Collision Count - Citizens Monitoring Roadkill in the Canadian Rocky Mountains

Rob Schaufele - Miistakis Institute, Mount Royal University
Tracy Lee - Miistakis Institute, Mount Royal University
Kim Rondeau - Consultant
Dr. Tony Clevenger - Western Transportation Institute
Danah Duke, Miistakis Institute, Mount Royal University
Topic Area
Partnerships and Collaborative Approaches for Improving Transportation Ecology

To improve wildlife and human safety along Highway 3 in southwestern Alberta, Canada, the Miistakis Institute and partners developed Collision Count to undertake pre and post mitigation monitoring to evaluate the effectiveness of highway mitigation for improved wildlife connectivity and wildlife and human safety; and establish a correction factor for roadkill pick up and removal. We selected three mitigation sites previously identified to include in the assessment, one which had been mitigated and two control sites. Three parallel 50 meter interval transects were developed adjacent to the highway spanning a distance of 300 meters along the highway. Citizen scientists walk transects once a week and record roadkill observations using a smart phone app. In addition to volunteer collected data from the Collision Count Program, Highway 3 maintenance contractors survey the highway every weekday in the morning and later afternoon and remove roadkill carcasses found on the highway right of way.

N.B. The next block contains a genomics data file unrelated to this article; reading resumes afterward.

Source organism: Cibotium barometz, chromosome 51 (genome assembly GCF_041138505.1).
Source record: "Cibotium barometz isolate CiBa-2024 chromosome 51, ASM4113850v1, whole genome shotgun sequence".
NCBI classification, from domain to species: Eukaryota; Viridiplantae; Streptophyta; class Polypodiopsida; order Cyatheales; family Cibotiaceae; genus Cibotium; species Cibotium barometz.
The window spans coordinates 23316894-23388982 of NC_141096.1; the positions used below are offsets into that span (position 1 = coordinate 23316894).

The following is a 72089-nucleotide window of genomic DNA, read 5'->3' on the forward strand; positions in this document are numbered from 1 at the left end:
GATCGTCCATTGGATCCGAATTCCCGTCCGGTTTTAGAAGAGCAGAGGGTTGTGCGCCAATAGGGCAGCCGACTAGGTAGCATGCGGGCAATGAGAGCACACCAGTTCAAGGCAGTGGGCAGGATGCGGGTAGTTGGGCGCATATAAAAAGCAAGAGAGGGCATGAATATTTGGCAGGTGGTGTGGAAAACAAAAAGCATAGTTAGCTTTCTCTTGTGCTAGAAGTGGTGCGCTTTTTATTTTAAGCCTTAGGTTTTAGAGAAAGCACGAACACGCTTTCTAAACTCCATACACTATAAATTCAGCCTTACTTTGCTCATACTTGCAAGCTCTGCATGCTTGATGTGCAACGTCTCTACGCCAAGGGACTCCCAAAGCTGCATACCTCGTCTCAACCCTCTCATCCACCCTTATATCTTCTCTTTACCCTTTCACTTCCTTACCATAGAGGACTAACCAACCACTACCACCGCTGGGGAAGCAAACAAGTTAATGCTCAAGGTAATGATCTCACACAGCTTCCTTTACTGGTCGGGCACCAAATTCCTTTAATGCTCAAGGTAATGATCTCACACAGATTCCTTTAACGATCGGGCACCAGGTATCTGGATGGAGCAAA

We ran two analyses to assess mitigation impact and advance road ecology research:
- To analyze the effectiveness of mitigation a before-after control-impact (BACI) study design was used based on data collected by collision count and highway maintenance contractors; and
- To calculate a correction factor between wildlife found beyond the Highway 3 maintenance area, the Highway 3 maintenance dataset was compared to the Collision Count dataset.
Results show an increasing statistically significant trend in roadkill reports by highway maintenance contractors over the study time period at study sites along Highway 3. Findings from BACI analysis (statistical) to determine the effectiveness of mitigation at the one site indicates at least one more year of data should be collected before forming final conclusions about mitigation effectiveness. The ratio of wildlife found by highway maintenance personnel (on right of way) and wildlife reported to Collision Count (off-highway right of way) was 1:1.5. This finding supports applying a correct factor to highway maintenance roadkill data at a minimum of 1.5 representing a significant finding in animal vehicle collision assessments.

Abstract Keywords
citizen science
roadkill
Mitigation